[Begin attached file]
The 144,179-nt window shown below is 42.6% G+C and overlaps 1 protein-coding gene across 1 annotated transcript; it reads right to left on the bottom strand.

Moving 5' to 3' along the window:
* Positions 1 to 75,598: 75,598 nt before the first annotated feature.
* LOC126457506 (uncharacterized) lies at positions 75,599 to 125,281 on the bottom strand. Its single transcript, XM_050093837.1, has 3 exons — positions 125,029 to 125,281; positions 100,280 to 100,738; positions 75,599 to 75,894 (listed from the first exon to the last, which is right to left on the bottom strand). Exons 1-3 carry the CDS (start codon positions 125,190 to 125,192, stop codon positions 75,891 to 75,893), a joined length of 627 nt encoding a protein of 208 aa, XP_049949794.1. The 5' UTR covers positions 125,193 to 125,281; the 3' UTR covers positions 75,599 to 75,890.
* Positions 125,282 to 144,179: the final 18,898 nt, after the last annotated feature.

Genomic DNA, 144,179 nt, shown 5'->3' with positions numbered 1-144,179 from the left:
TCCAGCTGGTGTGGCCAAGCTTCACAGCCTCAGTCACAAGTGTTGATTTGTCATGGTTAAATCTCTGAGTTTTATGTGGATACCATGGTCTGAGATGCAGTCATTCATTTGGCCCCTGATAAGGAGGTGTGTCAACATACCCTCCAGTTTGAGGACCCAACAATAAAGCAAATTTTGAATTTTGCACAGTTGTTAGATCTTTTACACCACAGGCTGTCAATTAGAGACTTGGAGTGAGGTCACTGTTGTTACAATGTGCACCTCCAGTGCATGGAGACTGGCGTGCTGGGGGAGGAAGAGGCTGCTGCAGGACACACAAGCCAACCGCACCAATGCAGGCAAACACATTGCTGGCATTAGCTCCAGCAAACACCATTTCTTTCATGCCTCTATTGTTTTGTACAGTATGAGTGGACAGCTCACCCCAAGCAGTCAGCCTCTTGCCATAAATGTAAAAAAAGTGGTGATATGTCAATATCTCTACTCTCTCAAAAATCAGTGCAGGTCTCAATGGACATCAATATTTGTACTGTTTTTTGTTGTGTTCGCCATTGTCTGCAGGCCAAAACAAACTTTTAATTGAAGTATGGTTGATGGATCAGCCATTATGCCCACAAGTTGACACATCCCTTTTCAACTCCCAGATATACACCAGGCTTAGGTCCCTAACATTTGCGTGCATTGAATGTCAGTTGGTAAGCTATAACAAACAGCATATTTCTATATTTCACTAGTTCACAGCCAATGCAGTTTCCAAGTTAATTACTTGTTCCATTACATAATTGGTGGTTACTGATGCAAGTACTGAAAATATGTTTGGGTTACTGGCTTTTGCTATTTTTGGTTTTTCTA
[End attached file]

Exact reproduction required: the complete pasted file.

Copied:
The 144,179-nt window shown below is 42.6% G+C and overlaps 1 protein-coding gene across 1 annotated transcript; it reads right to left on the bottom strand.

Moving 5' to 3' along the window:
* Positions 1 to 75,598: 75,598 nt before the first annotated feature.
* LOC126457506 (uncharacterized) lies at positions 75,599 to 125,281 on the bottom strand. Its single transcript, XM_050093837.1, has 3 exons — positions 125,029 to 125,281; positions 100,280 to 100,738; positions 75,599 to 75,894 (listed from the first exon to the last, which is right to left on the bottom strand). Exons 1-3 carry the CDS (start codon positions 125,190 to 125,192, stop codon positions 75,891 to 75,893), a joined length of 627 nt encoding a protein of 208 aa, XP_049949794.1. The 5' UTR covers positions 125,193 to 125,281; the 3' UTR covers positions 75,599 to 75,890.
* Positions 125,282 to 144,179: the final 18,898 nt, after the last annotated feature.

Genomic DNA, 144,179 nt, shown 5'->3' with positions numbered 1-144,179 from the left:
TCCAGCTGGTGTGGCCAAGCTTCACAGCCTCAGTCACAAGTGTTGATTTGTCATGGTTAAATCTCTGAGTTTTATGTGGATACCATGGTCTGAGATGCAGTCATTCATTTGGCCCCTGATAAGGAGGTGTGTCAACATACCCTCCAGTTTGAGGACCCAACAATAAAGCAAATTTTGAATTTTGCACAGTTGTTAGATCTTTTACACCACAGGCTGTCAATTAGAGACTTGGAGTGAGGTCACTGTTGTTACAATGTGCACCTCCAGTGCATGGAGACTGGCGTGCTGGGGGAGGAAGAGGCTGCTGCAGGACACACAAGCCAACCGCACCAATGCAGGCAAACACATTGCTGGCATTAGCTCCAGCAAACACCATTTCTTTCATGCCTCTATTGTTTTGTACAGTATGAGTGGACAGCTCACCCCAAGCAGTCAGCCTCTTGCCATAAATGTAAAAAAAGTGGTGATATGTCAATATCTCTACTCTCTCAAAAATCAGTGCAGGTCTCAATGGACATCAATATTTGTACTGTTTTTTGTTGTGTTCGCCATTGTCTGCAGGCCAAAACAAACTTTTAATTGAAGTATGGTTGATGGATCAGCCATTATGCCCACAAGTTGACACATCCCTTTTCAACTCCCAGATATACACCAGGCTTAGGTCCCTAACATTTGCGTGCATTGAATGTCAGTTGGTAAGCTATAACAAACAGCATATTTCTATATTTCACTAGTTCACAGCCAATGCAGTTTCCAAGTTAATTACTTGTTCCATTACATAATTGGTGGTTACTGATGCAAGTACTGAAAATATGTTTGGGTTACTGGCTTTTGCTATTTTTGGTTTTTCTA